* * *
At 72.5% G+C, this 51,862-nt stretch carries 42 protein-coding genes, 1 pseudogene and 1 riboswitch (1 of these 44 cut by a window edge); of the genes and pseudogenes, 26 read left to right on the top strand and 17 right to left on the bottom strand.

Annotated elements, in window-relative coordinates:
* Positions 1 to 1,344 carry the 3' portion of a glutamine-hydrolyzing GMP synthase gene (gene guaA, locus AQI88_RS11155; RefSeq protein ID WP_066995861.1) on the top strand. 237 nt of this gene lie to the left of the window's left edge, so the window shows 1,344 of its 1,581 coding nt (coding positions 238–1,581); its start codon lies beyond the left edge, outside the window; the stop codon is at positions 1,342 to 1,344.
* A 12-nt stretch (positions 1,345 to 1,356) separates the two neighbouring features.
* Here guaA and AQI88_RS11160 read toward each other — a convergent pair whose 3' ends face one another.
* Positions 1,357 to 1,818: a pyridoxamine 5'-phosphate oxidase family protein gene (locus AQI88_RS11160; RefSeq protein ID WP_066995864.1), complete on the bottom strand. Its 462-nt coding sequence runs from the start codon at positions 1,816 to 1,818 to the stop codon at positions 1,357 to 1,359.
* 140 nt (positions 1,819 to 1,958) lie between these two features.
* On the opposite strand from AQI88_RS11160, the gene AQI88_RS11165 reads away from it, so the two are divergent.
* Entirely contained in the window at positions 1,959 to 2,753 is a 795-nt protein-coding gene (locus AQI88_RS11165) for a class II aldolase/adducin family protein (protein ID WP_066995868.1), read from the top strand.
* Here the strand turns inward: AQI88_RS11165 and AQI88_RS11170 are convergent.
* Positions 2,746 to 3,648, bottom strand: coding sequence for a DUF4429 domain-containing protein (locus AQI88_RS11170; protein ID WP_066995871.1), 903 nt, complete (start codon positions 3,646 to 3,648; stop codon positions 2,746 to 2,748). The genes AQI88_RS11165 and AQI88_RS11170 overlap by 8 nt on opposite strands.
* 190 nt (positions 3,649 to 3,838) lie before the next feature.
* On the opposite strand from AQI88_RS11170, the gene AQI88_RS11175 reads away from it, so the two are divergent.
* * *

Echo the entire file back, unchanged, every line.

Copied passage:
At 72.5% G+C, this 51,862-nt stretch carries 42 protein-coding genes, 1 pseudogene and 1 riboswitch (1 of these 44 cut by a window edge); of the genes and pseudogenes, 26 read left to right on the top strand and 17 right to left on the bottom strand.

Annotated elements, in window-relative coordinates:
* Positions 1 to 1,344 carry the 3' portion of a glutamine-hydrolyzing GMP synthase gene (gene guaA, locus AQI88_RS11155; RefSeq protein ID WP_066995861.1) on the top strand. 237 nt of this gene lie to the left of the window's left edge, so the window shows 1,344 of its 1,581 coding nt (coding positions 238–1,581); its start codon lies beyond the left edge, outside the window; the stop codon is at positions 1,342 to 1,344.
* A 12-nt stretch (positions 1,345 to 1,356) separates the two neighbouring features.
* Here guaA and AQI88_RS11160 read toward each other — a convergent pair whose 3' ends face one another.
* Positions 1,357 to 1,818: a pyridoxamine 5'-phosphate oxidase family protein gene (locus AQI88_RS11160; RefSeq protein ID WP_066995864.1), complete on the bottom strand. Its 462-nt coding sequence runs from the start codon at positions 1,816 to 1,818 to the stop codon at positions 1,357 to 1,359.
* 140 nt (positions 1,819 to 1,958) lie between these two features.
* On the opposite strand from AQI88_RS11160, the gene AQI88_RS11165 reads away from it, so the two are divergent.
* Entirely contained in the window at positions 1,959 to 2,753 is a 795-nt protein-coding gene (locus AQI88_RS11165) for a class II aldolase/adducin family protein (protein ID WP_066995868.1), read from the top strand.
* Here the strand turns inward: AQI88_RS11165 and AQI88_RS11170 are convergent.
* Positions 2,746 to 3,648, bottom strand: coding sequence for a DUF4429 domain-containing protein (locus AQI88_RS11170; protein ID WP_066995871.1), 903 nt, complete (start codon positions 3,646 to 3,648; stop codon positions 2,746 to 2,748). The genes AQI88_RS11165 and AQI88_RS11170 overlap by 8 nt on opposite strands.
* 190 nt (positions 3,649 to 3,838) lie before the next feature.
* On the opposite strand from AQI88_RS11170, the gene AQI88_RS11175 reads away from it, so the two are divergent.